PSO stands for “ProcessStandard Offset Printing”, a standard that was developed by Fogra and the German Printing and Media Industry together. The ProcessStandard Offset Printing is a set of standards for offset printing. With test equipment and control by measurments as described in the PSO, the printing process of the data delivery and data preparation on the platemaking is monitored, controlled and checked.
The following standards are summarized in PSO – “ProcessStandard Offset Printing:
ISO 00005-4: Optical density
ISO 02846-1: Printing inks
ISO 03664: Standard Lighting
ISO 12218: Platesetting analog
ISO 12641: Scanner Testchart
ISO 12642: Output test charts
ISO 12646: Monitors
ISO 12647-2: standard pressure
ISO 12647-7: Digital Proof
ISO 13655: Spectral color measurement
ISO 13656: Densitometric and colorimetric measurement
ISO 14981: Densitometer
A proof (correct: contract proof) is an ISO-certified testing device for the graphic arts industry. A proof simulates the colourfulness of offset or gravure printing in a colour and legally binding manner within the narrow tolerances of ISO 12647-7. Today, it is almost exclusively calculated using a RIP and then produced with inkjet printers on special proof papers.
The proof data is converted into separations, then reassembled into a composite image to correctly simulate overprinting and trapping. The data is then transferred as a newly created composite image to an inkjet printer, usually with more than 8 colours, which prints the data. In addition to the print data, a proof must also carry a UGRA/Fogra media wedge in order to be colour-consistent and legally binding. Thanks to the standardised wedge, the printer is able to check the proof for correctness. Since many printing companies do not have this measuring technique at hand, the proof is often provided directly with a test report that shows the correctness of the measured values of the media wedge directly on the proof.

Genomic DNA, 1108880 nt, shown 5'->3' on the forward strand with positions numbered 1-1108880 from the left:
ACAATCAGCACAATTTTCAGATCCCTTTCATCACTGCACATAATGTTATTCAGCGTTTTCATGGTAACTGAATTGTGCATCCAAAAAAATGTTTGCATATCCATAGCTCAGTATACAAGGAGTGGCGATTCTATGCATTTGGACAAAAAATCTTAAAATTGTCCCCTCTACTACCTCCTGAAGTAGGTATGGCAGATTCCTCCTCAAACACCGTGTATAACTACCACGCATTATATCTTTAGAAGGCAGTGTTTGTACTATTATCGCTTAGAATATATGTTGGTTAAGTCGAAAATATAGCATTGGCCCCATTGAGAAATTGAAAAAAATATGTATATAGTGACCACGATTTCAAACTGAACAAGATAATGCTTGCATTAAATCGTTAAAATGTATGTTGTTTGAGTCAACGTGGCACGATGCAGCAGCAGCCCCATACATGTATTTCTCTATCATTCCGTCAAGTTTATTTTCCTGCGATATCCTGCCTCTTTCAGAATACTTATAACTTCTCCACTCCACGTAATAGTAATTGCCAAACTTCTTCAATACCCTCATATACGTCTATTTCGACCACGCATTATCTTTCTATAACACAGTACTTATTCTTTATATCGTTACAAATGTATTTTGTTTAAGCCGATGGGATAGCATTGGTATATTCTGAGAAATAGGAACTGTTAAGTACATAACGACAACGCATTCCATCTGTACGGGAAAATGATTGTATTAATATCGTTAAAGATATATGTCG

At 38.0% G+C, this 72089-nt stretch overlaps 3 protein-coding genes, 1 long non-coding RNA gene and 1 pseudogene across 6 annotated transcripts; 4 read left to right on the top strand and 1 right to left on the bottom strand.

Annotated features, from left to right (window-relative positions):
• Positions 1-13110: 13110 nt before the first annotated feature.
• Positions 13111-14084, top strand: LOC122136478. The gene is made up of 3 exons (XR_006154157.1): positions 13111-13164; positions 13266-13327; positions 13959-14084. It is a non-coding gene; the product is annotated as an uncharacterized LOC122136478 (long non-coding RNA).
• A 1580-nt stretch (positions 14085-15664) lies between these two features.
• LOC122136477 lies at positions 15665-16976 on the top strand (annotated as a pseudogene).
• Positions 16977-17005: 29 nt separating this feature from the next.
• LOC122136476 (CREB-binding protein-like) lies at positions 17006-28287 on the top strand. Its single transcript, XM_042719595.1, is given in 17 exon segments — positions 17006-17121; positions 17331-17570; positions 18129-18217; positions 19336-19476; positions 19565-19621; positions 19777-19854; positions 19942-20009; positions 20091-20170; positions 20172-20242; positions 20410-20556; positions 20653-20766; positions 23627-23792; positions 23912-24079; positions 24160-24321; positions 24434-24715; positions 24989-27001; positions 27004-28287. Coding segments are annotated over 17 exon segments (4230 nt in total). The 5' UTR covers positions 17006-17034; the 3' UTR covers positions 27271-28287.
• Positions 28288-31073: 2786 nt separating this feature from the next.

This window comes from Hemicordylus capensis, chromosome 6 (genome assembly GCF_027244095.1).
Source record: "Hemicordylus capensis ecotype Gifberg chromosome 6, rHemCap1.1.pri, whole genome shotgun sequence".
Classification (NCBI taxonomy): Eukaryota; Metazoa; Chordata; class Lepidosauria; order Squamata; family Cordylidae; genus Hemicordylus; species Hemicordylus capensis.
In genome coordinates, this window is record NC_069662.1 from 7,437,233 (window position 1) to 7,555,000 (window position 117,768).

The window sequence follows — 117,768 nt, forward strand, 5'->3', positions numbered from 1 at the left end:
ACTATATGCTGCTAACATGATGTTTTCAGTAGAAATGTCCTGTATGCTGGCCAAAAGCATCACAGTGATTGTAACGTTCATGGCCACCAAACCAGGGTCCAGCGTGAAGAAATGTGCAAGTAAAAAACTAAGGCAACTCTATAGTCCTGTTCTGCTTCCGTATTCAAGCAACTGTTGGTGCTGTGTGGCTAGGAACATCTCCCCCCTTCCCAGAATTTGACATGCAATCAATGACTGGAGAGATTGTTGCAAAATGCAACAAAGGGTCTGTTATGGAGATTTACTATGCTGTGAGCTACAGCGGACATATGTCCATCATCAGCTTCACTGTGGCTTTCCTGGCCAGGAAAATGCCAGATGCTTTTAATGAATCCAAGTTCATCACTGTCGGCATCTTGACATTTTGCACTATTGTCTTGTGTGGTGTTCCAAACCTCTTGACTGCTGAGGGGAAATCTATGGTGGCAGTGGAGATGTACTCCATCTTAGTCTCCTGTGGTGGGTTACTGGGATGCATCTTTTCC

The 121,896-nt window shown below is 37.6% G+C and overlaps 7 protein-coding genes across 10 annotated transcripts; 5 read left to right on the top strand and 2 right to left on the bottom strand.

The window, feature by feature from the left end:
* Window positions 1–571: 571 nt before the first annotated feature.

Earlier methods such as Chromalin etc. are no longer available on the market today.
In addition to the term “proof”, terms such as colour proof or digital proof are also commonly used.
ISO 12647 defines the term “Validation Print” (ISO 12647-8) in addition to the highest standard of contract proof, “Proof” (ISO 12647-7). The Validation Print is characterized by the fact that although it is less accurate in colour, it can also be produced on laser printers. Compared to the contract proof, however, it accepts much higher colour deviations and is only legally binding after prior consultation. A real “proof”, i.e. a real contract proof according to ISO 12647-7 is currently not only by far the best variant in terms of colour, but also the only legally binding proof.
Further information: https://en.wikipedia.org/wiki/Prepress_proofing
In the ISO 12647 the ISO norm for standardized printing. It shows the main cornerstones for standardized, color-accurate prints.
The ISO 12647 is divided into 8 sections:
The authorities responsible for the proofing requirements are therefore in the standard ISO 12647-7. The year after the colon refers to the year of the current valid version of the standard. The ISO 12647-8 for the Validation Print was so last updated in 2012.